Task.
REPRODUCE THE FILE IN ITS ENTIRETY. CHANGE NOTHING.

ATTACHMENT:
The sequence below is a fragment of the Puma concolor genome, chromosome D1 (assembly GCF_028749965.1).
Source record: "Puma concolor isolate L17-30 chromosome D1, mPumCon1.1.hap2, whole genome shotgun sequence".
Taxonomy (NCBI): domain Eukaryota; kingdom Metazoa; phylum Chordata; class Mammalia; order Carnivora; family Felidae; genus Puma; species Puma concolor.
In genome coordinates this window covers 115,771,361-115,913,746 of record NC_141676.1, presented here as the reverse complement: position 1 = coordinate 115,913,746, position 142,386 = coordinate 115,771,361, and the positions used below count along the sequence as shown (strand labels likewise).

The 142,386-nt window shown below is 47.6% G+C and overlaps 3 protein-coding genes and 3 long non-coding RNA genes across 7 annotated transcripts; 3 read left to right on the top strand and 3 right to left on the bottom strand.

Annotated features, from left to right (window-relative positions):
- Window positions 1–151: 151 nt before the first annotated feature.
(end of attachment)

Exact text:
The sequence below is a fragment of the Puma concolor genome, chromosome D1 (assembly GCF_028749965.1).
Source record: "Puma concolor isolate L17-30 chromosome D1, mPumCon1.1.hap2, whole genome shotgun sequence".
Taxonomy (NCBI): domain Eukaryota; kingdom Metazoa; phylum Chordata; class Mammalia; order Carnivora; family Felidae; genus Puma; species Puma concolor.
In genome coordinates this window covers 115,771,361-115,913,746 of record NC_141676.1, presented here as the reverse complement: position 1 = coordinate 115,913,746, position 142,386 = coordinate 115,771,361, and the positions used below count along the sequence as shown (strand labels likewise).

The 142,386-nt window shown below is 47.6% G+C and overlaps 3 protein-coding genes and 3 long non-coding RNA genes across 7 annotated transcripts; 3 read left to right on the top strand and 3 right to left on the bottom strand.

Annotated features, from left to right (window-relative positions):
- Window positions 1–151: 151 nt before the first annotated feature.